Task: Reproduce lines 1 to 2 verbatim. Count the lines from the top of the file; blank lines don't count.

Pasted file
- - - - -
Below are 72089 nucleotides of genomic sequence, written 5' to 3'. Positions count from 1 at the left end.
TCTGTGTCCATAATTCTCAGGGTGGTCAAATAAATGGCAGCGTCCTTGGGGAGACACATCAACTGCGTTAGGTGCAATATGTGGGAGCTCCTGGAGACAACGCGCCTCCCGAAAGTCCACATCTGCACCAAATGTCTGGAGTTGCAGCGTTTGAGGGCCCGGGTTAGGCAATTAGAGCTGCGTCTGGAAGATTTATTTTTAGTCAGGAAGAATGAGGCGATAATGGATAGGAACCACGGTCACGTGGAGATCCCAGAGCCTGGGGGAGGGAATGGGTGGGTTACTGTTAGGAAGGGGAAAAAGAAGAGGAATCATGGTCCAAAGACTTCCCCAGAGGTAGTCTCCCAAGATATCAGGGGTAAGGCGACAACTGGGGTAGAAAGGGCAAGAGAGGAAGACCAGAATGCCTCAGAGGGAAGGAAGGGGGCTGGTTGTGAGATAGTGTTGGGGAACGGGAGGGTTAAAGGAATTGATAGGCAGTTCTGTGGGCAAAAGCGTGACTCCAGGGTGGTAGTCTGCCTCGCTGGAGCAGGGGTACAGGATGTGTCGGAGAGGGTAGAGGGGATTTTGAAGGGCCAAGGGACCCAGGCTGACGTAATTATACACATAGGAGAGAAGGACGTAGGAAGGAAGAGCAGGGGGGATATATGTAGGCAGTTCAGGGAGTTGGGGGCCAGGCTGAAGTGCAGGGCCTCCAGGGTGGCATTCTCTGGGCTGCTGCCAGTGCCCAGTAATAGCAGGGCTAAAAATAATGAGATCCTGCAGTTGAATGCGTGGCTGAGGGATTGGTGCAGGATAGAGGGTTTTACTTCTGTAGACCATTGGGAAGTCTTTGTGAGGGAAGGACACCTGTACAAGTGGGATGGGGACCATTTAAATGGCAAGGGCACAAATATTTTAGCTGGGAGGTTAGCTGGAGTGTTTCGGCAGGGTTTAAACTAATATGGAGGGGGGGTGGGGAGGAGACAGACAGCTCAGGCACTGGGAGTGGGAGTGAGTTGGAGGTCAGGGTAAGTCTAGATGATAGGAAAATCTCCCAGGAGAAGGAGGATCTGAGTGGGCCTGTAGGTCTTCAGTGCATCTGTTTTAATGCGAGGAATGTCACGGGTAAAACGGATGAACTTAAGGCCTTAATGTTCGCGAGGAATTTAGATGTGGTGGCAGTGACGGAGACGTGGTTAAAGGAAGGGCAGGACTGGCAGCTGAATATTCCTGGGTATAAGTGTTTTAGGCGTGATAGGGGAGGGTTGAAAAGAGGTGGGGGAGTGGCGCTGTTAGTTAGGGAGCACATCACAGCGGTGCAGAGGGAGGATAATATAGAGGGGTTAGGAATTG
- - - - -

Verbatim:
Below are 72089 nucleotides of genomic sequence, written 5' to 3'. Positions count from 1 at the left end.
TCTGTGTCCATAATTCTCAGGGTGGTCAAATAAATGGCAGCGTCCTTGGGGAGACACATCAACTGCGTTAGGTGCAATATGTGGGAGCTCCTGGAGACAACGCGCCTCCCGAAAGTCCACATCTGCACCAAATGTCTGGAGTTGCAGCGTTTGAGGGCCCGGGTTAGGCAATTAGAGCTGCGTCTGGAAGATTTATTTTTAGTCAGGAAGAATGAGGCGATAATGGATAGGAACCACGGTCACGTGGAGATCCCAGAGCCTGGGGGAGGGAATGGGTGGGTTACTGTTAGGAAGGGGAAAAAGAAGAGGAATCATGGTCCAAAGACTTCCCCAGAGGTAGTCTCCCAAGATATCAGGGGTAAGGCGACAACTGGGGTAGAAAGGGCAAGAGAGGAAGACCAGAATGCCTCAGAGGGAAGGAAGGGGGCTGGTTGTGAGATAGTGTTGGGGAACGGGAGGGTTAAAGGAATTGATAGGCAGTTCTGTGGGCAAAAGCGTGACTCCAGGGTGGTAGTCTGCCTCGCTGGAGCAGGGGTACAGGATGTGTCGGAGAGGGTAGAGGGGATTTTGAAGGGCCAAGGGACCCAGGCTGACGTAATTATACACATAGGAGAGAAGGACGTAGGAAGGAAGAGCAGGGGGGATATATGTAGGCAGTTCAGGGAGTTGGGGGCCAGGCTGAAGTGCAGGGCCTCCAGGGTGGCATTCTCTGGGCTGCTGCCAGTGCCCAGTAATAGCAGGGCTAAAAATAATGAGATCCTGCAGTTGAATGCGTGGCTGAGGGATTGGTGCAGGATAGAGGGTTTTACTTCTGTAGACCATTGGGAAGTCTTTGTGAGGGAAGGACACCTGTACAAGTGGGATGGGGACCATTTAAATGGCAAGGGCACAAATATTTTAGCTGGGAGGTTAGCTGGAGTGTTTCGGCAGGGTTTAAACTAATATGGAGGGGGGGTGGGGAGGAGACAGACAGCTCAGGCACTGGGAGTGGGAGTGAGTTGGAGGTCAGGGTAAGTCTAGATGATAGGAAAATCTCCCAGGAGAAGGAGGATCTGAGTGGGCCTGTAGGTCTTCAGTGCATCTGTTTTAATGCGAGGAATGTCACGGGTAAAACGGATGAACTTAAGGCCTTAATGTTCGCGAGGAATTTAGATGTGGTGGCAGTGACGGAGACGTGGTTAAAGGAAGGGCAGGACTGGCAGCTGAATATTCCTGGGTATAAGTGTTTTAGGCGTGATAGGGGAGGGTTGAAAAGAGGTGGGGGAGTGGCGCTGTTAGTTAGGGAGCACATCACAGCGGTGCAGAGGGAGGATAATATAGAGGGGTTAGGAATTG